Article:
Sgt. Terrance Yeakey was an Oklahoma City Police Officer, a first responder to the OKC bombing, and an American hero. Officer Yeakey, known to friends as Terry, saved the lives of eight people from the Alfred P. Murrah building on the morning of April 19, 1995.
Terrance Yeakey was a few blocks away from Timothy McVeigh and the now infamous Ryder truck-which was brimming with explosives-when it detonated and erased the lives of 168 people, including 19 children. Yeakey rushed to the blast site, and without regard for his own life, began pulling people from the rubble one by one.
Instead of being showered with accolades by his government for his heroic efforts, Terrance Yeakey was silenced for what he witnessed in the direct aftermath of one of largest mass murders that the United States has ever seen.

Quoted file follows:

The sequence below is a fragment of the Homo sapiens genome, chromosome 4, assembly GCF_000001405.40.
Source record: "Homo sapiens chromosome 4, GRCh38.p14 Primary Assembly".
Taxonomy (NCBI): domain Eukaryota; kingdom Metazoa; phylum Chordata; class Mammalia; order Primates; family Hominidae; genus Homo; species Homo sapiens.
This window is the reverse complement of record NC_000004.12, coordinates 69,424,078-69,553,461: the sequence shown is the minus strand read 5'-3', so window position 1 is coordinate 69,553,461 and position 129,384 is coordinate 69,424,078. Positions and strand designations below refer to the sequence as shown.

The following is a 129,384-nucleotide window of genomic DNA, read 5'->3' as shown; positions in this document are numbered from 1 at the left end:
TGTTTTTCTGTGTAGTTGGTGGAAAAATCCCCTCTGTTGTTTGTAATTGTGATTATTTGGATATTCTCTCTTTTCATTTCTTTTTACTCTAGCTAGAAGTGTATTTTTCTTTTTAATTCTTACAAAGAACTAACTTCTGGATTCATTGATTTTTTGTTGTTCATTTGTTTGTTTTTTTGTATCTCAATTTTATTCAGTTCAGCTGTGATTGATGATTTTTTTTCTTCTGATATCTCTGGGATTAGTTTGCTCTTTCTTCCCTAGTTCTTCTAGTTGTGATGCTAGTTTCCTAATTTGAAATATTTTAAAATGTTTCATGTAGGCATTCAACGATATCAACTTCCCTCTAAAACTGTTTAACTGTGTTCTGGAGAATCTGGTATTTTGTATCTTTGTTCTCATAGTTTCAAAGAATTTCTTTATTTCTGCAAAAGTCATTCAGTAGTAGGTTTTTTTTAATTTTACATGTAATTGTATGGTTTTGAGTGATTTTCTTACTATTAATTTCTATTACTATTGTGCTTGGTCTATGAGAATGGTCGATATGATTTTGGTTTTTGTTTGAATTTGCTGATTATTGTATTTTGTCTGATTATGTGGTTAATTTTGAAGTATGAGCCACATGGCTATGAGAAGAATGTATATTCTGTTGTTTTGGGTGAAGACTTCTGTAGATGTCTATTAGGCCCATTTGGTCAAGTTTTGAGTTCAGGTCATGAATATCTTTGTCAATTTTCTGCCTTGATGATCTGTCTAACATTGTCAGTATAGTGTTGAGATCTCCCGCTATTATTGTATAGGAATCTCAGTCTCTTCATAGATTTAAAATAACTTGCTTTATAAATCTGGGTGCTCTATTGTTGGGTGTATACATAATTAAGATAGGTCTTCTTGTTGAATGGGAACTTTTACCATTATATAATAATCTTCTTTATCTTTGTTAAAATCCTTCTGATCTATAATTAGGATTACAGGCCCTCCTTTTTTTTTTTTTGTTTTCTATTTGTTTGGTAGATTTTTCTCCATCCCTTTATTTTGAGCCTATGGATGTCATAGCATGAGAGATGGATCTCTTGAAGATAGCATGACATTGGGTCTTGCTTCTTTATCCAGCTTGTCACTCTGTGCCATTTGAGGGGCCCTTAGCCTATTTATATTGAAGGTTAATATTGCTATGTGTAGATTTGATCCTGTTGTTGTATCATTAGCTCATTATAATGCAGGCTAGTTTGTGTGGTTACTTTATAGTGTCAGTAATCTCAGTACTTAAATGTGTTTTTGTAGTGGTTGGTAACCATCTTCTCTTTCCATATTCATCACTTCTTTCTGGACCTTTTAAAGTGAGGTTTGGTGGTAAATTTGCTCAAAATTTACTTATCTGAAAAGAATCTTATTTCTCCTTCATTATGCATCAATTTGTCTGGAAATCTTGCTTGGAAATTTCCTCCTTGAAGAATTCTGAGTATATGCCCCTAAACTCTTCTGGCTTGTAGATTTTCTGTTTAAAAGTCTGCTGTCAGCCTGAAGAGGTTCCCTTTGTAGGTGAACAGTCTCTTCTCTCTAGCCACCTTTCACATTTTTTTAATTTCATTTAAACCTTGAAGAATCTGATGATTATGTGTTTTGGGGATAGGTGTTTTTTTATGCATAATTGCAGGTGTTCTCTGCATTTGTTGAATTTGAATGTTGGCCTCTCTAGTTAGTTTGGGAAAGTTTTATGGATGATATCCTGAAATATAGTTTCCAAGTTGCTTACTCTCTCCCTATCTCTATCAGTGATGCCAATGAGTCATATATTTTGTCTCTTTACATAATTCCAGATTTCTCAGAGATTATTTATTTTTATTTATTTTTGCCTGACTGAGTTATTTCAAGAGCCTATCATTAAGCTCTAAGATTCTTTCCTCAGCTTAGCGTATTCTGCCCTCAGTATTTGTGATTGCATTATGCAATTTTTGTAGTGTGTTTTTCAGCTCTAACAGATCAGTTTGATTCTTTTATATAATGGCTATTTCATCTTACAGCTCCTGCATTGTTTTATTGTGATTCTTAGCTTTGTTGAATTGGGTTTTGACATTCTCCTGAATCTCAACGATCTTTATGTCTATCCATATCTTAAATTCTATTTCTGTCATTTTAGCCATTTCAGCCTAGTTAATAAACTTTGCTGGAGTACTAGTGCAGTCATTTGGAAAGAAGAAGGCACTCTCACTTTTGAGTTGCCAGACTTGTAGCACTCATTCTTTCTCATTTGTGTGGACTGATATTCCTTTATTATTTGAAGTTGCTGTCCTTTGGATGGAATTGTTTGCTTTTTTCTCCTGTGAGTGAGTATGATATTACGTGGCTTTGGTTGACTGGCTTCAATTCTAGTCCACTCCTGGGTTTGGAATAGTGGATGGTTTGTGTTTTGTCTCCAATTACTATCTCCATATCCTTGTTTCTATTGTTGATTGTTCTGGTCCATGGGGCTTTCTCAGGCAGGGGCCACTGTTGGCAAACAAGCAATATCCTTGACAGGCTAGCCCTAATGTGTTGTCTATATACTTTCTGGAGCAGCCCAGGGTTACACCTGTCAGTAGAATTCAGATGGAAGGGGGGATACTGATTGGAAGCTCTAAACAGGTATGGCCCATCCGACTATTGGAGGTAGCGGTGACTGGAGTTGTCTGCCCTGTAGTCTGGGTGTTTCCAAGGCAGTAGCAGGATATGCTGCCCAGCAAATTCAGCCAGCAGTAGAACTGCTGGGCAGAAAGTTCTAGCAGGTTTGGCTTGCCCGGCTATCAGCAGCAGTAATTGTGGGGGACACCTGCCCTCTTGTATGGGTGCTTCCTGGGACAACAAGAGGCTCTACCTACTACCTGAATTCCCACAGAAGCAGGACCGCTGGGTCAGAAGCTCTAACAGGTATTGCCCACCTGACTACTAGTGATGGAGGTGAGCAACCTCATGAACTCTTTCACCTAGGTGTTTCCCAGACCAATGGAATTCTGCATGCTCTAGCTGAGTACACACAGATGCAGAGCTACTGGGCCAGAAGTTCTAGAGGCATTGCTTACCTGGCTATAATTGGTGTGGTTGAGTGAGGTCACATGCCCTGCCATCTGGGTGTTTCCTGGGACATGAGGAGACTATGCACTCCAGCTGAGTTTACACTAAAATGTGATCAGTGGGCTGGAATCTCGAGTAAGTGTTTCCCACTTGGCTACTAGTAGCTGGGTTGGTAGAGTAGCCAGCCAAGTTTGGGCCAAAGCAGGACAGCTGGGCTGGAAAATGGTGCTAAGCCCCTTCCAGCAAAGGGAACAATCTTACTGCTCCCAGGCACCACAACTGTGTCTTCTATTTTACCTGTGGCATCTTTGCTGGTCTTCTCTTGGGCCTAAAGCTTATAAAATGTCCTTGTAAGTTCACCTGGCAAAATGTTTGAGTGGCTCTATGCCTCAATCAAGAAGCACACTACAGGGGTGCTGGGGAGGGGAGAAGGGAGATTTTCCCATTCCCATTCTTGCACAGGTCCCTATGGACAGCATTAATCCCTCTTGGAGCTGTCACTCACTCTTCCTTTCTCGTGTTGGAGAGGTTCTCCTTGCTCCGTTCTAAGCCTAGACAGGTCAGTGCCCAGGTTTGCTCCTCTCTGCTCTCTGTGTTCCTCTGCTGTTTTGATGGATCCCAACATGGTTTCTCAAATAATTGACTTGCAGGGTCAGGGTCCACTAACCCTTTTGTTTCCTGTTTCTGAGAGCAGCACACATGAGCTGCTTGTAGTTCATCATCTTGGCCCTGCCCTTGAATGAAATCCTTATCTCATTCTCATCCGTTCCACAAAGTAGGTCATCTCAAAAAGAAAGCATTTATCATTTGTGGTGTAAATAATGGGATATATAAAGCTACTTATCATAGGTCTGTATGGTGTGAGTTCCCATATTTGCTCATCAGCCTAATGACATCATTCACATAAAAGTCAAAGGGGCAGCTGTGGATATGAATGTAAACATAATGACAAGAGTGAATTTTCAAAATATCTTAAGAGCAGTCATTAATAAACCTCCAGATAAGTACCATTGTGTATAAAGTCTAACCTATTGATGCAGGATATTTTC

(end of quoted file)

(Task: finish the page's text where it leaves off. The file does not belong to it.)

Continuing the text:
No one is quite sure what Terrance Yeakey actually observed at the Murrah building that April morning, but according to all indications, whatever it was he witnessed did not sync up with the official narrative released by the United States government.
Officer Terrance Yeakey began compiling evidence against the tale put out by federal officials and stored his findings in a storage facility outside of El Reno, Oklahoma. The data he was accumulating was also in direct contradiction to “the facts” being reported by media outlets worldwide. According to friends and family, Terry began being intimidated by federal authorities because of his personal pursuit for truth and the information which he possessed. He was being pressured to put an end to his independent investigation.
Terry’s last known words were “As soon as I shake these Feds that are following me, I’ll be back and we’ll go to dinner.”
He never came back.
Officer Terrance Yeakey was tortured and shot in the head by a single bullet